MAUMEE, Ohio — A COVID-19 mass vaccination site is set to open in Maumee by the end of the month, Ohio Gov. Mike DeWine announced Friday.
The long-term site, located at the Lucas County Recreation Center, will be just one out of 11 in the state, including locations in:
In addition to the permanent sites, DeWine said four mobile vaccination options, based out of:
- Ada, which will cover northwest and west-central Ohio
- Athens, which will cover southeast Ohio
- Mansfield, which will cover north-central Ohio
- Steubenville, which will cover east-central Ohio
These state-sponsored, regional sites will be offered in addition to an eight-week mass vaccination clinic at Cleveland State University’s Wolstein Center starting March 17, which DeWine announced shortly before Friday's briefing.
“Mass vaccination clinics have always been part of our plan, but adequate supply is necessary for larger sites, so it was crucial that we first established local provider sites in all 88 counties to ensure that every citizen in every community has a provider nearby,” DeWine said. “Now that we have more than 1,250 local vaccine providers and a significant increase in vaccine supply expected at the end of March, this is the right time to finalize and prepare to launch these large-scale regional clinics."
The long-term vaccination clinics will be available until they are no longer necessary. They will be locally-operated with support from the Ohio Department of Health (ODH) and Ohio Emergency Management Agency (OEMA).
Clinics will be equipped to give out somewhere between 300 and 3,000 doses per day, depending on location, supply and demand. Ohio’s current vaccine providers can also expect to see an increase in vaccine shipments as supply continues to increase, and new providers may be added.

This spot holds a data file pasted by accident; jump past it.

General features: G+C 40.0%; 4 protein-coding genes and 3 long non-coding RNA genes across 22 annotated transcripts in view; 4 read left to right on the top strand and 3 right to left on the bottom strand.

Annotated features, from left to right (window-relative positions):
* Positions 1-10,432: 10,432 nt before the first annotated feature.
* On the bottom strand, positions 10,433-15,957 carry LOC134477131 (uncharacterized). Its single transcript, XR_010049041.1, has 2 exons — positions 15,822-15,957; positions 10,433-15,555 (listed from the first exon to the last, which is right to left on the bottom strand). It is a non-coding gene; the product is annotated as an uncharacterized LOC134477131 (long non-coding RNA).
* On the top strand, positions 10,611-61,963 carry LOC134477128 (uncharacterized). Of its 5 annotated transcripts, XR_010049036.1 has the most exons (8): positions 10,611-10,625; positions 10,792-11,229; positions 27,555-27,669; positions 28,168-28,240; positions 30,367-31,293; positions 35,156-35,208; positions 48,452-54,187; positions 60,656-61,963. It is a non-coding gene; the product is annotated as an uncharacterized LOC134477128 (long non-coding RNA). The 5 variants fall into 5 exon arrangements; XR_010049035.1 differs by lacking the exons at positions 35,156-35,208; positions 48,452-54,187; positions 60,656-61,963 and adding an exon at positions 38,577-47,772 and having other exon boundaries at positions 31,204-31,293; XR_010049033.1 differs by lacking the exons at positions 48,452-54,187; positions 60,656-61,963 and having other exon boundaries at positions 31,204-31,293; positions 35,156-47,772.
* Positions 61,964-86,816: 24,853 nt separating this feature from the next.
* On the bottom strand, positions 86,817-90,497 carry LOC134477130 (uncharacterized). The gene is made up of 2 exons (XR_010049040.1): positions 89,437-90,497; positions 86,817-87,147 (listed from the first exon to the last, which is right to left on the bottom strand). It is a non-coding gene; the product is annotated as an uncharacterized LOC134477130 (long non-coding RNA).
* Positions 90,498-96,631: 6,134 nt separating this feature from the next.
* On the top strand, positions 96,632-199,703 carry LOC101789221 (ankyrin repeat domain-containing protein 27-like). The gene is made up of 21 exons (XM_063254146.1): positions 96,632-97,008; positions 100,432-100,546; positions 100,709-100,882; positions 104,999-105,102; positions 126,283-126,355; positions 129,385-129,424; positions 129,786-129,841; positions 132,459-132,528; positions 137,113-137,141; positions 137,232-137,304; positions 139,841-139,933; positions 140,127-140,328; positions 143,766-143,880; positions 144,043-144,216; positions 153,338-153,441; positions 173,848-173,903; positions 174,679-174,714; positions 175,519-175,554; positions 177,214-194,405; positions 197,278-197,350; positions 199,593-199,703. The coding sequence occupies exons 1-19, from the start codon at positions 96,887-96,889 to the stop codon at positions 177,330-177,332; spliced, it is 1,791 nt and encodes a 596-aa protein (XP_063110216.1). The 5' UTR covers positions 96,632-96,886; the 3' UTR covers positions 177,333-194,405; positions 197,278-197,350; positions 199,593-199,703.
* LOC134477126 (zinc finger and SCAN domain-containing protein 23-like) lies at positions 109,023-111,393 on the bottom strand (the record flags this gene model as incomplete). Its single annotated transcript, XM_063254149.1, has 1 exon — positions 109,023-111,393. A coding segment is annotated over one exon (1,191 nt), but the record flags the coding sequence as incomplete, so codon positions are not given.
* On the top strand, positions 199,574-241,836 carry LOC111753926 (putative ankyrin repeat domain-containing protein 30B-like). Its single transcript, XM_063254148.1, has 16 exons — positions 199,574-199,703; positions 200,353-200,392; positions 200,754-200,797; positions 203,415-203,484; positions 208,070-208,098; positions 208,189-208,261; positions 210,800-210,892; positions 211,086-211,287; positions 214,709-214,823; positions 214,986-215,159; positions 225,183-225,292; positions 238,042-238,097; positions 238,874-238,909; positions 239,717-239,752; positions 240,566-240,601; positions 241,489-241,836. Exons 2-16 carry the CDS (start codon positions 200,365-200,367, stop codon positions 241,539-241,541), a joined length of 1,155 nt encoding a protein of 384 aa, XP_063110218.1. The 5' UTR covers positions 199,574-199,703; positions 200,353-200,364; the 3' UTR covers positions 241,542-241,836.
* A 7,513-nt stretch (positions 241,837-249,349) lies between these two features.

Any Ohioan who is eligible to receive the vaccine can get their shot at any of Ohio's mass vaccination clinics. DeWine promised the state would work closely with clinics to ensure equitable access for high-risk individuals and medically-underserved communities that could be disproportionately impacted by COVID-19.
Several appointment-scheduling options will be available, including, for some sites, the use of Ohio’s central scheduling system, although that tool is not yet available.
The sites are not taking reservations just yet, but specific instructions on how to book an appointment will be announced later this month. Dates of operation and hours will vary, but sites are expected to offer both weekday and weekend appointments.
DeWine also announced Friday that 50,000 doses of Pfizer vaccine would be dedicated to two pop-up mass vaccination sites in Columbus and Cincinnati, although exact locations have not yet been announced.
The pop-up clinics will open shortly after Cleveland’s mass vaccination site begins, offering 12,500 first doses at each location. Those vaccinated during the Columbus and Cincinnati pop-up mass vaccination sites will be guaranteed a second dose.
The 50,000 vaccine doses for these pop-up mass vaccination clinics were pulled from the state's reserve, which they were initially required by the federal government to set aside for long-term care facilities. Ohio was one of the first states to begin drawing from the unused long-term care vaccine supply to administer doses for the general population.
Ohio has already given out nearly 160,000 reallocated doses from the program to the public.
A complete list of the selected regional mass vaccination clinic sites and associated local partners can be found online here.
For more information on Ohio’s vaccination plan, click here.